Was born in 1822 in Le Locle, Switzerland, but moved to Paris at the age of sixteen to begin his training with Louis Grosclaude. He entered the Ecole des Beaux-Arts and then the atelier of François-Edouard Picot. Picot also taught William Bouguereau, Alexandre Cabanel and Léon Perrault, amongst others, and was a strong proponent of the principles of the Academic tradition.
The young artist travelled to Italy at the age of nineteen and remained there for five years. He studied at the Berlin Academy between 1843 and 1844 and then returned to Paris and began exhibiting his paintings at the annual Salon, making his debut in 1850.
Zuber-Bühler continued to exhibit prolifically throughout his career, often entering several paintings in the Salon simultaneously. He also exhibited drawings, pastels and watercolours. In 1867 he exhibited at the Pennsylvania Academy of Fine Arts, showing The Pet Kitten, and was also part of the 1877 exhibition in Philadelphia for which he received an award.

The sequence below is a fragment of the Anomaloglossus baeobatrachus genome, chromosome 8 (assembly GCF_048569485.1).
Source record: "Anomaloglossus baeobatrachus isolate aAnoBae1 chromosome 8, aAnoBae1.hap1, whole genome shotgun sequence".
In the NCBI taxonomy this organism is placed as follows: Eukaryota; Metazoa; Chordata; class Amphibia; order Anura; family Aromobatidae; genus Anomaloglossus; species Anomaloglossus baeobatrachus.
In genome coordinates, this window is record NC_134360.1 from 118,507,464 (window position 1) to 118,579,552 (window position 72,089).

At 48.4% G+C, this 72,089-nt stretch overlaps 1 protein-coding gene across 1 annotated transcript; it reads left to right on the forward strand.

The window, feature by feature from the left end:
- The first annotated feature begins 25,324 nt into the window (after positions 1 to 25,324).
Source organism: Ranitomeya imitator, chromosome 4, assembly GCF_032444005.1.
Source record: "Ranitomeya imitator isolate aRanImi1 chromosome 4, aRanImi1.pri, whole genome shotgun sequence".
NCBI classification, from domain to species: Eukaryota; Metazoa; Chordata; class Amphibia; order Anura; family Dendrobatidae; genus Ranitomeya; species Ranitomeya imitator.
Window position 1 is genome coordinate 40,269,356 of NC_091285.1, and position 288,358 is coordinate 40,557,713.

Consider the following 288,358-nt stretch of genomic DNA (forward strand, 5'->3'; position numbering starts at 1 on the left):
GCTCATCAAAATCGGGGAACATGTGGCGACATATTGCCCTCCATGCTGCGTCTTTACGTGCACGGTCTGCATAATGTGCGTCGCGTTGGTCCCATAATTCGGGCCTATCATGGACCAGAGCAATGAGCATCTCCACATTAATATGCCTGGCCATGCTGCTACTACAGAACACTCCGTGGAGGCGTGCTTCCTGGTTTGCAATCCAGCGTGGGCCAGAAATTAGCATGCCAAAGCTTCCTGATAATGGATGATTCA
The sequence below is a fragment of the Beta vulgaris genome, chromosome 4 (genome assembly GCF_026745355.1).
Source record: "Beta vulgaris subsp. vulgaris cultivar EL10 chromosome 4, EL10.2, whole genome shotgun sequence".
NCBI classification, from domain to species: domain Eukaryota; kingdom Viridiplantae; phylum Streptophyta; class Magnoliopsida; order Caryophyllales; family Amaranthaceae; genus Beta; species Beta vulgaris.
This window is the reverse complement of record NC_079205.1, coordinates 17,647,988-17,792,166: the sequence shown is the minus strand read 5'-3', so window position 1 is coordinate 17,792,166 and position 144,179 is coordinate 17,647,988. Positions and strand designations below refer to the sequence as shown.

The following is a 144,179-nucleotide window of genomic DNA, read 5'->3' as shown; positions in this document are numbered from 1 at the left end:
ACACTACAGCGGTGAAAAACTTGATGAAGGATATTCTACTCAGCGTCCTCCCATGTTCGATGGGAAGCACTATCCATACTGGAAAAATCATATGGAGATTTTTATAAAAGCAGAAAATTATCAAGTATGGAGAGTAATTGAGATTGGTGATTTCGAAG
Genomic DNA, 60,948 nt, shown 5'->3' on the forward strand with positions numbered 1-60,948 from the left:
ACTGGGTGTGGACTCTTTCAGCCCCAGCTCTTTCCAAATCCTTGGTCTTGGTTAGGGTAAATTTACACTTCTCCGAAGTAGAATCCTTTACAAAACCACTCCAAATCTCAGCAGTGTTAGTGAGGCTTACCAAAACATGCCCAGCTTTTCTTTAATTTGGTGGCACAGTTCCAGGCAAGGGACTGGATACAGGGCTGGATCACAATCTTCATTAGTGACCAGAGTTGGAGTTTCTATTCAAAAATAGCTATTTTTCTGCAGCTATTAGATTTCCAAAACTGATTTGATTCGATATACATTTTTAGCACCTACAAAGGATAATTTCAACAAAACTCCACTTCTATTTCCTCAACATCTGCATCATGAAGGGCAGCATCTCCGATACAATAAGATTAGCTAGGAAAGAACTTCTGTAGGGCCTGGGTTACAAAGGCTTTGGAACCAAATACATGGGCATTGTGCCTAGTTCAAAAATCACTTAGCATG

His many and various entries suggest to what extent Zuber-Bühler was interested in varying his themes and also how popular with the Salon judges and the public his works were. He continued to show at the Salon until 1891. He died on November 23rd 1896, in Paris. Throughout his career, Zuber-Bühler advanced the theories of the Academic style and adhered to his training at the Ecole des Beaux-Arts.